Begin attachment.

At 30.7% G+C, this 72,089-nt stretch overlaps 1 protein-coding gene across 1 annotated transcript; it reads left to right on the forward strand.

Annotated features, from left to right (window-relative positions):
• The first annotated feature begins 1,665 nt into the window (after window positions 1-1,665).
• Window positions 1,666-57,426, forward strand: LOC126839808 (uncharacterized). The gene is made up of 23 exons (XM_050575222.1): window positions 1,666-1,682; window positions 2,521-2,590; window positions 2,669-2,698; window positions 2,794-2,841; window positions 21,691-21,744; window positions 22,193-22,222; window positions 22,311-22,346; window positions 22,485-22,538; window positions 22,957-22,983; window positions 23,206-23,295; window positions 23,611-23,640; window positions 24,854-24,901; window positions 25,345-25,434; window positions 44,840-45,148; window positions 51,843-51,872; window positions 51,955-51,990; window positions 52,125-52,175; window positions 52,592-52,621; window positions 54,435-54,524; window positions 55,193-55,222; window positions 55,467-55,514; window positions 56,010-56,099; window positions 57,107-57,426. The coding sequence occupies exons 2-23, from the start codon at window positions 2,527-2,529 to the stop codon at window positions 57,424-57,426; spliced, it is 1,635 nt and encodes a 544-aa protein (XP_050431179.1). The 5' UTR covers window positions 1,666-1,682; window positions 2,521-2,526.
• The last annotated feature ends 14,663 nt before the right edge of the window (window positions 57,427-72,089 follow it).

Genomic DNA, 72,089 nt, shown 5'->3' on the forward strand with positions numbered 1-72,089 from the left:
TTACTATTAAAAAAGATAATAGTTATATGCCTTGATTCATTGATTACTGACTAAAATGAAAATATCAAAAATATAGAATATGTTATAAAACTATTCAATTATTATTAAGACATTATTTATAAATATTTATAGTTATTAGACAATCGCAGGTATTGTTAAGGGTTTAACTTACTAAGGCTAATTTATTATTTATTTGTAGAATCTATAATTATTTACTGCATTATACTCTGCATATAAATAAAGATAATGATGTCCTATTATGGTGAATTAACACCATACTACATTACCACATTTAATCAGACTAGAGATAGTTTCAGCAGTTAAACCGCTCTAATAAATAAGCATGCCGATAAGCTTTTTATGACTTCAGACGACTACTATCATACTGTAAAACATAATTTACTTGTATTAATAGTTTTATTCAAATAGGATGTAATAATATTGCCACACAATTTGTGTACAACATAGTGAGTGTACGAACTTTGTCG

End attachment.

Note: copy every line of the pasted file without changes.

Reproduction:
At 30.7% G+C, this 72,089-nt stretch overlaps 1 protein-coding gene across 1 annotated transcript; it reads left to right on the forward strand.

Annotated features, from left to right (window-relative positions):
• The first annotated feature begins 1,665 nt into the window (after window positions 1-1,665).
• Window positions 1,666-57,426, forward strand: LOC126839808 (uncharacterized). The gene is made up of 23 exons (XM_050575222.1): window positions 1,666-1,682; window positions 2,521-2,590; window positions 2,669-2,698; window positions 2,794-2,841; window positions 21,691-21,744; window positions 22,193-22,222; window positions 22,311-22,346; window positions 22,485-22,538; window positions 22,957-22,983; window positions 23,206-23,295; window positions 23,611-23,640; window positions 24,854-24,901; window positions 25,345-25,434; window positions 44,840-45,148; window positions 51,843-51,872; window positions 51,955-51,990; window positions 52,125-52,175; window positions 52,592-52,621; window positions 54,435-54,524; window positions 55,193-55,222; window positions 55,467-55,514; window positions 56,010-56,099; window positions 57,107-57,426. The coding sequence occupies exons 2-23, from the start codon at window positions 2,527-2,529 to the stop codon at window positions 57,424-57,426; spliced, it is 1,635 nt and encodes a 544-aa protein (XP_050431179.1). The 5' UTR covers window positions 1,666-1,682; window positions 2,521-2,526.
• The last annotated feature ends 14,663 nt before the right edge of the window (window positions 57,427-72,089 follow it).

Genomic DNA, 72,089 nt, shown 5'->3' on the forward strand with positions numbered 1-72,089 from the left:
TTACTATTAAAAAAGATAATAGTTATATGCCTTGATTCATTGATTACTGACTAAAATGAAAATATCAAAAATATAGAATATGTTATAAAACTATTCAATTATTATTAAGACATTATTTATAAATATTTATAGTTATTAGACAATCGCAGGTATTGTTAAGGGTTTAACTTACTAAGGCTAATTTATTATTTATTTGTAGAATCTATAATTATTTACTGCATTATACTCTGCATATAAATAAAGATAATGATGTCCTATTATGGTGAATTAACACCATACTACATTACCACATTTAATCAGACTAGAGATAGTTTCAGCAGTTAAACCGCTCTAATAAATAAGCATGCCGATAAGCTTTTTATGACTTCAGACGACTACTATCATACTGTAAAACATAATTTACTTGTATTAATAGTTTTATTCAAATAGGATGTAATAATATTGCCACACAATTTGTGTACAACATAGTGAGTGTACGAACTTTGTCG